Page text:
An Interview with Niamh O Riordan from the All About Africa Project
So, you're going to Africa. Why Africa?
Everyone I've met has asked me this very question. The best answer I've come up with is, "Why not Africa?" It is a challenging destination but putting aside the horror stories - nine killed in the Congo this week - it's an amazing place. Humanity first emerged in Africa – over three million years ago, 1.2m tall Lucy, our oldest ancestor, walked the earth in Ethiopia. It's richer in terms of biodiversity and mineral wealth than any other place on earth. We will tour the Sahara Desert and will cruise the world's longest river, the Nile. We will see wildlife in abundance and will experience many different cultures along the way. From a practical point of view, the people are known to be very friendly and hospitable and many of them speak English. From an educational perspective, Africa has so much to offer in terms of music, art, history, politics, religion, development and so on. Plus, there is so much in the media about Africa at the moment. In England, the BBC have organized 'Africa 05', a twelve month celebration of African culture. Here at home, Trócaire's Lenten Campaign is focusing on poverty in Ethiopia. Internationally, world leaders are coming under increasing pressure from individuals such as Nelson Mandela to address the problem of poverty in Africa.
So, you plan to leave in April for eight months and to travel by land from Cork all the way to South Africa?
Yes. We're actually under a bit of pressure time wise. We need to leave as soon as possible to avoid the rains – they spread disease and are in the habit of washing roads away and making life generally unpleasant. We'll travel for about eight months and will cover a distance of about ten thousand kilometres. We plan to make our way through Europe by land and enter Africa through Tunisia in the North. We will cross Libya into Egypt and from there we head south. The most difficult places for us will be Libya, the Sudan, Northern Kenya and Ethiopia.
And what is the All About Africa Project?
Well, we realized it would be the trip of a lifetime and wanted to share our experiences with people at home. And then we thought, "Why stop there?" Why not go one better and try to bring our story into the homes and schools of East Cork? We could visit hospitals and schools with Irish connections and tell their stories? And what about Irish Aid Agencies working in Africa? We could visit their projects? Wouldn't the students and teachers here who work so hard raising money for Irish aid agencies be interested in this? Would our trip possibly inspire more fundraising? It would also be relevant to the curriculum – History, Art, Music, CSPE, and Religion etc – and could be very educational. So, we interviewed local principals, teachers and students to get their input. Their reaction was extremely positive.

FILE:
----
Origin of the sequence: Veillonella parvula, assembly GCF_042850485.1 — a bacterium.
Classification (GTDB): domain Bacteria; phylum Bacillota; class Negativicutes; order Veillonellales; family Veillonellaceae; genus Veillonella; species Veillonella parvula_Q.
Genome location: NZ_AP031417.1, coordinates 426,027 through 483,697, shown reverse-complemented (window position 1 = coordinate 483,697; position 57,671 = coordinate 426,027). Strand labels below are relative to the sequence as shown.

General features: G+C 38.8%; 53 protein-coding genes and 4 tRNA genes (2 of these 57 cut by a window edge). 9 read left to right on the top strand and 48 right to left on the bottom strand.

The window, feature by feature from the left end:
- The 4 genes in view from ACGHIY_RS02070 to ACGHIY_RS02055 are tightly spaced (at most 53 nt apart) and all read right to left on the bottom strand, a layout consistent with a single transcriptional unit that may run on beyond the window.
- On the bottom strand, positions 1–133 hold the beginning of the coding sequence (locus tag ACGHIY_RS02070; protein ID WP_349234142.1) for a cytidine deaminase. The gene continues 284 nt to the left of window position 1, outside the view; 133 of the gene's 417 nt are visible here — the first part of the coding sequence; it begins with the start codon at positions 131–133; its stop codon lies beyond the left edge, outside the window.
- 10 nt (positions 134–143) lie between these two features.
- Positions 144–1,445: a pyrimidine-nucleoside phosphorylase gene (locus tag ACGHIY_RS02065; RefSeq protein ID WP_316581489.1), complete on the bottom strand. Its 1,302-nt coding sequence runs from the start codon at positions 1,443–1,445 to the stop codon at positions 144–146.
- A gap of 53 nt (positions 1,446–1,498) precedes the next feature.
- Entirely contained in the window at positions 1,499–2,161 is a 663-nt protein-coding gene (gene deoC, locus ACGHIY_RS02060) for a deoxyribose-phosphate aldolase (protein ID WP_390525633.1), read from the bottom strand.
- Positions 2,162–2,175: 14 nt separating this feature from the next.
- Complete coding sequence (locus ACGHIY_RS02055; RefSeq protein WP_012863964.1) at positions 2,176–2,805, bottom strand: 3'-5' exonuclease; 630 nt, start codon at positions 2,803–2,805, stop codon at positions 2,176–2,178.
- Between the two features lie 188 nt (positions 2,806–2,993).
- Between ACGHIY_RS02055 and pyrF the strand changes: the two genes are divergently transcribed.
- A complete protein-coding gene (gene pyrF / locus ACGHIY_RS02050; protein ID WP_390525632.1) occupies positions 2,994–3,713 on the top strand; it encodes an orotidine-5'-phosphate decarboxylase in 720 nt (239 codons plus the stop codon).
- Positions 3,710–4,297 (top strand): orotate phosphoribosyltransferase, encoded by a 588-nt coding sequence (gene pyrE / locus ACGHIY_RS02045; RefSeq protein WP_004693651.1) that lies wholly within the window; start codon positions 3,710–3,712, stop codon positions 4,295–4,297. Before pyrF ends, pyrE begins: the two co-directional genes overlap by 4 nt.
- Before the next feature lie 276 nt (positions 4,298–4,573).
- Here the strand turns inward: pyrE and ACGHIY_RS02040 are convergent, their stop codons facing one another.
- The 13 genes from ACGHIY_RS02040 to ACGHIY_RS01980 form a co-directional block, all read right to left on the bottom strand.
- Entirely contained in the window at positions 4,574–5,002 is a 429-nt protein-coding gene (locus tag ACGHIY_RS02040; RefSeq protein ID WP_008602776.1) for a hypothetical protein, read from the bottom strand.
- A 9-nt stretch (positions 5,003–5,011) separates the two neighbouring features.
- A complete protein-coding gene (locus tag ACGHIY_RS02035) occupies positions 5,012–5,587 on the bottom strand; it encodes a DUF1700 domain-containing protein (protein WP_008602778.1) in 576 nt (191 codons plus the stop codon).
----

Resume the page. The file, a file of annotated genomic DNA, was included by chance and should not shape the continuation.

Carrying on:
We have already started writing articles weekly in the Imokilly people and are also working with local radio stations such as CRY (Community Radio Youghal) so that people know what we are about. We are arranging to visit schools in the Imokilly Area in the coming weeks to speak to students about Africa and our trip. We are building an educational website, www.AllAboutAfrica.net, about Africa for use in the classroom which we will also use when we are away to keep people up to date with the trip.
It sounds like an expensive undertaking.
It won't be cheap, that's for sure, but travel in Africa is not expensive. In some places we will be able to get by on about €15 a day in total. Apart from our travel costs, we have a number of costs related to the project itself and we will be looking for help to meet these costs. We are organizing a number of fundraising events in the coming weeks and are also looking for sponsorship from local businesses. We would also love to speak to individuals and companies in the area who may be able to provide some of the equipment we need if we are to tell our story.
So how can readers become involved in the project?
First of all, keep reading the Imokilly People. We would also love people to go and have a look at our website at www.AllAboutAfrica.net and to sign up for our electronic newsletter through the website. Or why not come to our table quiz at O'Meara's Bar on Thursday the tenth at 8.30?
We are also interested in speaking to people with connections in Africa or who are aware of projects in Africa that we could visit. We’d also like to speak with teachers who would like us to visit their schools in the coming weeks and who might be willing to organize some fundraising for us.
We’d love to hear from individuals interested in making a donation to the project or who are interested in helping us with fundraising. Companies might be able to provide us with materials such as a camera, camera accessories, digital audio recorder, digital video camera, laptop or a mobile phone. We also hope to get sponsorship from businesses. There will be a lot about this trip in the media so commercial sponsorship would be worthwhile. I would also like to take this opportunity to thank everyone who has already come on board with us. Thank you so much.